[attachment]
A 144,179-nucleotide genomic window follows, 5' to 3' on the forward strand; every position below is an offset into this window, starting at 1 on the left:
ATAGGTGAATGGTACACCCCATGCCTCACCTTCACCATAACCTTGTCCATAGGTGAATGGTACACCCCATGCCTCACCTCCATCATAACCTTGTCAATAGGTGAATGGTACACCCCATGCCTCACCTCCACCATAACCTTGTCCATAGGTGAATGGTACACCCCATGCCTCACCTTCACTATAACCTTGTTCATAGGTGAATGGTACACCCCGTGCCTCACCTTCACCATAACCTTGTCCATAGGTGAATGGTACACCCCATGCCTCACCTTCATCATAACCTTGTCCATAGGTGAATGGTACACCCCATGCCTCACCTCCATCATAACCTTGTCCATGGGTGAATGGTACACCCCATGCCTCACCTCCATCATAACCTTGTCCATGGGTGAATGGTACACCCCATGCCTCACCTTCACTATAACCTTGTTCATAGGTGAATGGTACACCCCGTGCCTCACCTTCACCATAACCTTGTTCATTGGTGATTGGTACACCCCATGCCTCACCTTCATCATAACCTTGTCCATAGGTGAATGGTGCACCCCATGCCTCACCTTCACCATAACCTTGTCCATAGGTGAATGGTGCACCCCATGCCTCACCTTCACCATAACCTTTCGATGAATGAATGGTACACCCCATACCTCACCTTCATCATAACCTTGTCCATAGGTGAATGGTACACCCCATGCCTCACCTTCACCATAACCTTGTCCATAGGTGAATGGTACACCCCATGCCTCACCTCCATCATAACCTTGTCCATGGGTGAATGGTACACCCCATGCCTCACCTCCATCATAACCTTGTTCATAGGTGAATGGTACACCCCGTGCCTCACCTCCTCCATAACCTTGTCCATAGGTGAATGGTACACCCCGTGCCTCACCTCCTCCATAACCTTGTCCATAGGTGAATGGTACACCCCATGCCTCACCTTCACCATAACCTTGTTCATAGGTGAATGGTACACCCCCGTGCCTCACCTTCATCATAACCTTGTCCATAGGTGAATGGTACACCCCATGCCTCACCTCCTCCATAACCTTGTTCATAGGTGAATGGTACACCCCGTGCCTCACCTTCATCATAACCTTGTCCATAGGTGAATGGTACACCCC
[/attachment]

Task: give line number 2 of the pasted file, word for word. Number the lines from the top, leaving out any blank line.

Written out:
ATAGGTGAATGGTACACCCCATGCCTCACCTTCACCATAACCTTGTCCATAGGTGAATGGTACACCCCATGCCTCACCTCCATCATAACCTTGTCAATAGGTGAATGGTACACCCCATGCCTCACCTCCACCATAACCTTGTCCATAGGTGAATGGTACACCCCATGCCTCACCTTCACTATAACCTTGTTCATAGGTGAATGGTACACCCCGTGCCTCACCTTCACCATAACCTTGTCCATAGGTGAATGGTACACCCCATGCCTCACCTTCATCATAACCTTGTCCATAGGTGAATGGTACACCCCATGCCTCACCTCCATCATAACCTTGTCCATGGGTGAATGGTACACCCCATGCCTCACCTCCATCATAACCTTGTCCATGGGTGAATGGTACACCCCATGCCTCACCTTCACTATAACCTTGTTCATAGGTGAATGGTACACCCCGTGCCTCACCTTCACCATAACCTTGTTCATTGGTGATTGGTACACCCCATGCCTCACCTTCATCATAACCTTGTCCATAGGTGAATGGTGCACCCCATGCCTCACCTTCACCATAACCTTGTCCATAGGTGAATGGTGCACCCCATGCCTCACCTTCACCATAACCTTTCGATGAATGAATGGTACACCCCATACCTCACCTTCATCATAACCTTGTCCATAGGTGAATGGTACACCCCATGCCTCACCTTCACCATAACCTTGTCCATAGGTGAATGGTACACCCCATGCCTCACCTCCATCATAACCTTGTCCATGGGTGAATGGTACACCCCATGCCTCACCTCCATCATAACCTTGTTCATAGGTGAATGGTACACCCCGTGCCTCACCTCCTCCATAACCTTGTCCATAGGTGAATGGTACACCCCGTGCCTCACCTCCTCCATAACCTTGTCCATAGGTGAATGGTACACCCCATGCCTCACCTTCACCATAACCTTGTTCATAGGTGAATGGTACACCCCCGTGCCTCACCTTCATCATAACCTTGTCCATAGGTGAATGGTACACCCCATGCCTCACCTCCTCCATAACCTTGTTCATAGGTGAATGGTACACCCCGTGCCTCACCTTCATCATAACCTTGTCCATAGGTGAATGGTACACCCC